Good Hard Look

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Australia peppered the Thai goal but lacked the seasoning to get the bland taste out of the mouth of many fans. Despite the Socceroos’ 2-1 victory at AAMI many were hoping for a big win over Thialand, a side that had only picked up 2 points – conceded 22 goals and with a minus 17 goal difference prior to this meeting. A healthy margin would’ve taken the pressure off Aussie fans, players and coaches who had to wait for the Saudi Arabia and Japan match later that night. A Saudi win would put them back into second on goal difference over the Socceroos so more goals for Australia would’ve come in handy. Unfortunately, Japan couldn’t do the business and Australia are forced into a playoff against surprise package, Syria.

Despite around 75% possession and 45 pings at the target we could only muster up two goals through Tomi Juric and Mathew Leckie. Conceding after Pokkhao Anan netted against the run of play in the 82nd minute also threw a spanner in the works. Australia’s effort was there but the execution was lacking while the Thai players put on a ‘Spartan’ like defensive performance despite having nothing to play for but pride. It was just one of those nights for Australian football not unlike the way the match went in Melbourne back in 1997, you know the one. Of course THAT match had a more definitive outcome than this game, with the worst case scenario now still meaning Australia’s World Cup hopes are alive.

This match aside, the overall campaign has been unsatisfactory for many. It seems odd considering in this phase of qualifying they’ve only lost one game (same as 2014 qualifiers), drawn four (same as 2014), and have a plus five goal difference (same as 2014). Australia guaranteed qualification in 2014 at home in the last round of qualifiers with a late Josh Kennedy goal against bottom-placed Iraq just as tonight a win was achieved at home by a margin of one goal against the bottom side in the group. The major difference is that this time automatic qualification is not in Australia’s hands, there was  a wait and see if Japan can do the country a favour and get a win or a draw against Saudi Arabia. This outcome obviously had a lot of people heading to bed nervy and frustrated, of course those who could sleep. It felt to many that a big win would’ve been the equivalent of direct qualification as it was unlikely that the Saudis would thrash Japan.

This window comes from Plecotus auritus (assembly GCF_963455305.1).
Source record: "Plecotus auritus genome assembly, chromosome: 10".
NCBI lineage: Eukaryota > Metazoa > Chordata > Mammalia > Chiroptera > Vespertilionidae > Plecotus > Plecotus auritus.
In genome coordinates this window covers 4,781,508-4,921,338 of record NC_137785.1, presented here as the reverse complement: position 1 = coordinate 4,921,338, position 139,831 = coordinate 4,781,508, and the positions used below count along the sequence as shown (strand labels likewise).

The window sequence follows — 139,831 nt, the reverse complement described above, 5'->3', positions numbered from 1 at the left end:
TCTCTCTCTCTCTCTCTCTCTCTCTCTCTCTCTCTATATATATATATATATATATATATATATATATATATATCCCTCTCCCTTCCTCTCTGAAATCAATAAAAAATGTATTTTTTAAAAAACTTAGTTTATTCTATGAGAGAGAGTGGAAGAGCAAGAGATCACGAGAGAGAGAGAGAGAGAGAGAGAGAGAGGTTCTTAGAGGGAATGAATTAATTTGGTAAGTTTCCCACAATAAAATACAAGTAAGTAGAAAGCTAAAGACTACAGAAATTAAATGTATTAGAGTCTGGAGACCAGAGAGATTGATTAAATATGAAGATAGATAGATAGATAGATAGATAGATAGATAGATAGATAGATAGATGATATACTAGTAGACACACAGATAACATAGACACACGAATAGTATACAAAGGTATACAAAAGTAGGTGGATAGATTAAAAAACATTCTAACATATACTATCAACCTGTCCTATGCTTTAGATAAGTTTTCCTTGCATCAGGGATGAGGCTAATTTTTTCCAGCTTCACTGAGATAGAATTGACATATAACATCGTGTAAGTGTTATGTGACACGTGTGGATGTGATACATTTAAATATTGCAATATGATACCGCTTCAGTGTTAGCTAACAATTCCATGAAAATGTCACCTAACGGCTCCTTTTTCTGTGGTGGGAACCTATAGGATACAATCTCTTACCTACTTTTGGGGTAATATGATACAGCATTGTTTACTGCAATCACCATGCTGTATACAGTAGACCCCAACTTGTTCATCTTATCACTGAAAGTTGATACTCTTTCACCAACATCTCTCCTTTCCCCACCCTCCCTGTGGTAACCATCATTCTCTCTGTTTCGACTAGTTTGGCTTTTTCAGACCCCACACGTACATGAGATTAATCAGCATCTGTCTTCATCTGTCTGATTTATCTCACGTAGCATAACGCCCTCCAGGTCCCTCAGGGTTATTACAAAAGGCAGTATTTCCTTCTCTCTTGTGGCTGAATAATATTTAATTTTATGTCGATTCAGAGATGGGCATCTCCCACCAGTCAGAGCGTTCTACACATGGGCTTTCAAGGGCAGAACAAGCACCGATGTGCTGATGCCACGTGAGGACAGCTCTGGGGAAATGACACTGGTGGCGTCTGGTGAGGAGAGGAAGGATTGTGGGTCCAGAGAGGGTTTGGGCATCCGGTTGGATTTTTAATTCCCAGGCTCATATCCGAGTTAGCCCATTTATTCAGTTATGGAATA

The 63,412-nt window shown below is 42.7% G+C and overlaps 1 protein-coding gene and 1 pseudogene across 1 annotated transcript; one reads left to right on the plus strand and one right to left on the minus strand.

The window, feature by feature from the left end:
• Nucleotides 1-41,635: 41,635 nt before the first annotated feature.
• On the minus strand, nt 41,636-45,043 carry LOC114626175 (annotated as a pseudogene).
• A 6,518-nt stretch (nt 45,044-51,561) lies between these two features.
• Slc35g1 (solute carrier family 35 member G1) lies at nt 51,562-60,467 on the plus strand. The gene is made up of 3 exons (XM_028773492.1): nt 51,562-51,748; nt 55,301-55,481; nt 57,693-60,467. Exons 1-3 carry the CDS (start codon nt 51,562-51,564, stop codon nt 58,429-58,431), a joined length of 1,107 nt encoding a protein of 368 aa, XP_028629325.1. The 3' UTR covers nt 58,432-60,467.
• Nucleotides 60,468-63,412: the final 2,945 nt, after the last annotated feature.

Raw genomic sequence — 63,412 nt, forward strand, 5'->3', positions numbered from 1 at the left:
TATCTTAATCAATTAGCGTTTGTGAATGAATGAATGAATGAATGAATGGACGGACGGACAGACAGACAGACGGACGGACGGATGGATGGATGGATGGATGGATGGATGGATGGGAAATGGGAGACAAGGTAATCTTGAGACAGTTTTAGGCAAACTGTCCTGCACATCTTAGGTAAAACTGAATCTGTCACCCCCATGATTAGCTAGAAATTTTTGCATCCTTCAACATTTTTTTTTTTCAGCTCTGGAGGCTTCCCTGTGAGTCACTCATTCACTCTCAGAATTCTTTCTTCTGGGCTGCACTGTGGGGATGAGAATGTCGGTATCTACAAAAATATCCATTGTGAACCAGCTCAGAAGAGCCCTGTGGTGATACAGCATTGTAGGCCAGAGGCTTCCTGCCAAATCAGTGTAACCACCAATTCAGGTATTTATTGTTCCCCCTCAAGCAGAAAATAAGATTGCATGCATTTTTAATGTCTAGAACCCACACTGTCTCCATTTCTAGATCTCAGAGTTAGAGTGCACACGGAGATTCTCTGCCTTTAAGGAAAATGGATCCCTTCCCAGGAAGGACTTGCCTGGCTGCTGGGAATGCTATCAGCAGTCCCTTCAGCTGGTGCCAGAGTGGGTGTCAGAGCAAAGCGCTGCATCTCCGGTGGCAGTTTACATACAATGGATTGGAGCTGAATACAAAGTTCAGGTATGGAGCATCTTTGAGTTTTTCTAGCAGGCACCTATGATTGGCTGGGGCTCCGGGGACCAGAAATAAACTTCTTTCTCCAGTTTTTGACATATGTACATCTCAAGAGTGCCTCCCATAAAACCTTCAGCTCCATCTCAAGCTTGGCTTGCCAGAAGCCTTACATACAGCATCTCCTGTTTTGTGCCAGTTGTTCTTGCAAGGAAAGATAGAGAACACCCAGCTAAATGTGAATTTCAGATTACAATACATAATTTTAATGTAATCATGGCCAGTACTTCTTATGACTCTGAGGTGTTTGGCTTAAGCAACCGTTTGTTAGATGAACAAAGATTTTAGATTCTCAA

This was the closest Australia had come to contemplating a dreaded playoff since joining Asia which we had hoped would provide an easier path to the big dance. Suffering from playoff football heartbreak is no stranger to Australian fans, many of who, knew nothing else until that glorious night in November back in 2005 against the Uruguayans. Perhaps, some complaceny has slipped in under Ange from the public who had been so critical of his predecessors – rightly or wrongly.

In 2013, Australia were led by German coach, Holger Osieck, by the time that final game against Iraq had come around, people had their knives sharpened and Holger was on the cutting block. There was a dissatisfaction with his selection practices – much like now, people questioned his tactics – much like now and the performances and results of the side didn’t inspire any confidence – much like now. Holger and his charges did enough to get to Brazil but it wasn’t enough to salvage the relationship between the team and the public. The division between the national team and the fans had never been greater. Calls were coming thick and fast from all sectors for a change of playing and coaching personnel. Qualification wasn’t enough, scraping by wasn’t enough, the public and the media demanded more and it had been building.